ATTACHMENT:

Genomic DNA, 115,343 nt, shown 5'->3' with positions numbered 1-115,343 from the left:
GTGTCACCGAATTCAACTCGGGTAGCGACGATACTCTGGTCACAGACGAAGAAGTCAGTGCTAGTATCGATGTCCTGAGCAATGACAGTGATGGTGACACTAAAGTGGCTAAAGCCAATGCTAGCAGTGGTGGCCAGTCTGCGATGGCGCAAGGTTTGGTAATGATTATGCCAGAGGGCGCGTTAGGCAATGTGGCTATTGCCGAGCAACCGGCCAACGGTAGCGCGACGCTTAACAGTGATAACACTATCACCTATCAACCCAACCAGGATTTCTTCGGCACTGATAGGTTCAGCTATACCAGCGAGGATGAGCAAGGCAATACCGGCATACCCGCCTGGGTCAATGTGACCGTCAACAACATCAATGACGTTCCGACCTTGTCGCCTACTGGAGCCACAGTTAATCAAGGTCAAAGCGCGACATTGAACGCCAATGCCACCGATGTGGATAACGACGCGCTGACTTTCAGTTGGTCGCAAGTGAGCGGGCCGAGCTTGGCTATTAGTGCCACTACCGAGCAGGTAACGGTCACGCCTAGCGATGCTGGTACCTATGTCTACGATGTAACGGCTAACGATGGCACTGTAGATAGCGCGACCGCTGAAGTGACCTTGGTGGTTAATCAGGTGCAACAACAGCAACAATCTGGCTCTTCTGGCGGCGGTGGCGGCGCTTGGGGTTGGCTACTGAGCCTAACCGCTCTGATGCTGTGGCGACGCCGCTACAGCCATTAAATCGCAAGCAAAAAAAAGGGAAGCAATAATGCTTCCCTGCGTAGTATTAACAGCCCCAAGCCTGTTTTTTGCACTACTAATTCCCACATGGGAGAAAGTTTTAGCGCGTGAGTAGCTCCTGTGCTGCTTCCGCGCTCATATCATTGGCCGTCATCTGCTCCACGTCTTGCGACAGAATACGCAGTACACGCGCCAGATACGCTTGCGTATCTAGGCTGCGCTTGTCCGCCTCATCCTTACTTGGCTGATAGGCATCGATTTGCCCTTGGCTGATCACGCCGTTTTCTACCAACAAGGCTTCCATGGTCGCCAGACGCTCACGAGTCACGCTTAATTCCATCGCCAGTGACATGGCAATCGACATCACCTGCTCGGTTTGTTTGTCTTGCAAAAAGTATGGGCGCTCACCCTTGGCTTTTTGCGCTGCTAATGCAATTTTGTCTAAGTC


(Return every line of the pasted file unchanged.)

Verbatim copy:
Genomic DNA, 115,343 nt, shown 5'->3' with positions numbered 1-115,343 from the left:
GTGTCACCGAATTCAACTCGGGTAGCGACGATACTCTGGTCACAGACGAAGAAGTCAGTGCTAGTATCGATGTCCTGAGCAATGACAGTGATGGTGACACTAAAGTGGCTAAAGCCAATGCTAGCAGTGGTGGCCAGTCTGCGATGGCGCAAGGTTTGGTAATGATTATGCCAGAGGGCGCGTTAGGCAATGTGGCTATTGCCGAGCAACCGGCCAACGGTAGCGCGACGCTTAACAGTGATAACACTATCACCTATCAACCCAACCAGGATTTCTTCGGCACTGATAGGTTCAGCTATACCAGCGAGGATGAGCAAGGCAATACCGGCATACCCGCCTGGGTCAATGTGACCGTCAACAACATCAATGACGTTCCGACCTTGTCGCCTACTGGAGCCACAGTTAATCAAGGTCAAAGCGCGACATTGAACGCCAATGCCACCGATGTGGATAACGACGCGCTGACTTTCAGTTGGTCGCAAGTGAGCGGGCCGAGCTTGGCTATTAGTGCCACTACCGAGCAGGTAACGGTCACGCCTAGCGATGCTGGTACCTATGTCTACGATGTAACGGCTAACGATGGCACTGTAGATAGCGCGACCGCTGAAGTGACCTTGGTGGTTAATCAGGTGCAACAACAGCAACAATCTGGCTCTTCTGGCGGCGGTGGCGGCGCTTGGGGTTGGCTACTGAGCCTAACCGCTCTGATGCTGTGGCGACGCCGCTACAGCCATTAAATCGCAAGCAAAAAAAAGGGAAGCAATAATGCTTCCCTGCGTAGTATTAACAGCCCCAAGCCTGTTTTTTGCACTACTAATTCCCACATGGGAGAAAGTTTTAGCGCGTGAGTAGCTCCTGTGCTGCTTCCGCGCTCATATCATTGGCCGTCATCTGCTCCACGTCTTGCGACAGAATACGCAGTACACGCGCCAGATACGCTTGCGTATCTAGGCTGCGCTTGTCCGCCTCATCCTTACTTGGCTGATAGGCATCGATTTGCCCTTGGCTGATCACGCCGTTTTCTACCAACAAGGCTTCCATGGTCGCCAGACGCTCACGAGTCACGCTTAATTCCATCGCCAGTGACATGGCAATCGACATCACCTGCTCGGTTTGTTTGTCTTGCAAAAAGTATGGGCGCTCACCCTTGGCTTTTTGCGCTGCTAATGCAATTTTGTCTAAGTC